Stella's Folly

Frank Stella's colorful tangles and whorls show a midcareer misstep

While not going so far as to wish for death, we silently regret that Orson Welles didn't leave show business early on--that the prodigious enfant terrible of theater and film noir didn't stop before becoming the meager homme terrible of Paul Masson wine-hocking. (Please, no wine after its time!) What would have happened if Mozart hadn't died at the unripe age of 36? Would he have shrunk in the shadow of that great Romantic of invention, Beethoven? Or what if he had died even younger? Would we so easily hum and whistle the recognizable melody of "Twinkle Twinkle"? What if the roles of Picasso and his friend Casagemas were reversed? What if it were Picasso and not Casagemas who was the heartbroken bohemian who fatefully committed suicide in early 1901, thereby becoming the catalyst of another Spanish painter's self-realization? Would we be forever feasting on the somber paintings of Casagemas' Gray and Ochre periods rather than those of Picasso's Blue and Rose?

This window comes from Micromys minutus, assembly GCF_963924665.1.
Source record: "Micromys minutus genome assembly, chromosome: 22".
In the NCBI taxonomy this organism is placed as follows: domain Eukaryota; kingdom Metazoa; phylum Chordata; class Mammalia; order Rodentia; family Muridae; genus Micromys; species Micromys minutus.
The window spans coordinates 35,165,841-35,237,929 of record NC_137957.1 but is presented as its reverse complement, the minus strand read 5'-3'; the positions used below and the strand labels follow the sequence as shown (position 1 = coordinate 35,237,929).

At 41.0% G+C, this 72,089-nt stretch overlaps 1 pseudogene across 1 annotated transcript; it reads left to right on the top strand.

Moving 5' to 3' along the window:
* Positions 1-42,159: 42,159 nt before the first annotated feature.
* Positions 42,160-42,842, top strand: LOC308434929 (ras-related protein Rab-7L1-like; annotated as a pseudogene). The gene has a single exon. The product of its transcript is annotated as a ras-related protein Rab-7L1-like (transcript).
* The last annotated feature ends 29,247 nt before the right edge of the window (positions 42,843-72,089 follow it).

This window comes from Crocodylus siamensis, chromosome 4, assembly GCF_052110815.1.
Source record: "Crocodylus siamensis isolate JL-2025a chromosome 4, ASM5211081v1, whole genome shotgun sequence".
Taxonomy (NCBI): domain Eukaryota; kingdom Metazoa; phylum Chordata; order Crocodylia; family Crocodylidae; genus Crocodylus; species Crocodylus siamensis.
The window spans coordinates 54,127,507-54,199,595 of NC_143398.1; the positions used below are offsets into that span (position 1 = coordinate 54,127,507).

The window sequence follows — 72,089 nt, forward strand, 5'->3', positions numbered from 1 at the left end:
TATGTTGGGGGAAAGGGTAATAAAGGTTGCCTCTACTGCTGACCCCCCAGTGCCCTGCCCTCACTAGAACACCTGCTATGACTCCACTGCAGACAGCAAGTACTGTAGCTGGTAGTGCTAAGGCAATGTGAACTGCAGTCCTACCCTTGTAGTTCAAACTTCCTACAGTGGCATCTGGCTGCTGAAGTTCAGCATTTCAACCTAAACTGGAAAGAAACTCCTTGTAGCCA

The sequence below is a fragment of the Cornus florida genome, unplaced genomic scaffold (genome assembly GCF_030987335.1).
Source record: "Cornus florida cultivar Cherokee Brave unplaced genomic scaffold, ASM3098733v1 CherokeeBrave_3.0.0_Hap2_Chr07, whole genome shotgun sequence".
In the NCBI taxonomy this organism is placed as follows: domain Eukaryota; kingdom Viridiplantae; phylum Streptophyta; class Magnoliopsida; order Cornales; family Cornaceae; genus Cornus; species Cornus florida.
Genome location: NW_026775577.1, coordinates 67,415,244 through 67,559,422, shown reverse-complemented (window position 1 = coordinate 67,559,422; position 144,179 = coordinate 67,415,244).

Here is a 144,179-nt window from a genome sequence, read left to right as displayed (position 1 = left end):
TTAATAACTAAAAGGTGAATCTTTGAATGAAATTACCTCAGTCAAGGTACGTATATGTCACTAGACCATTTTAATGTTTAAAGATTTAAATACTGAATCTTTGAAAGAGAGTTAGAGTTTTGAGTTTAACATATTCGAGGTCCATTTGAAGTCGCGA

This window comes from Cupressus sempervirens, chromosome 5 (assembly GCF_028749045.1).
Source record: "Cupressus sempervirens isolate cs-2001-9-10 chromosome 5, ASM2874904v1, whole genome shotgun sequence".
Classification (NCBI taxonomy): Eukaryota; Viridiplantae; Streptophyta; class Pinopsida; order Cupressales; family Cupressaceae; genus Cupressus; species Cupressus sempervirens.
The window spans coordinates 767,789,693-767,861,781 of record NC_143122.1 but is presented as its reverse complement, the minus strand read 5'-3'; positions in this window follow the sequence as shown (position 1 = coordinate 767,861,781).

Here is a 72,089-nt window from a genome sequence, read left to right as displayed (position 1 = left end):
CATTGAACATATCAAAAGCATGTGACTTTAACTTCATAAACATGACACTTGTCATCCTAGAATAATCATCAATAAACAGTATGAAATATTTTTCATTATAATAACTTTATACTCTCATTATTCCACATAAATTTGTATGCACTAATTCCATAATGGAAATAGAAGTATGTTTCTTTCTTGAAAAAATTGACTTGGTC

"Diepholz II" (1982), from Frank Stella's "Circuits" series
"Diepholz II" (1982), from Frank Stella's "Circuits" series


is on display through April 3 at the Nasher Sculpture Center. Call 214-922-1200.

What we don't know is what we don't see--the work Stella has done since 1989. Happy to say, it has gotten better. With pieces such as "Die Kurfürstin" (1998) and "Friedrich Wilhelm Kurfurst von Brandenburg" (1998), he has shed the bright colors from his sculpture and increased their scale to a truly in-your-face room size. After a midcareer misstep, it seems Stella is swinging once again.

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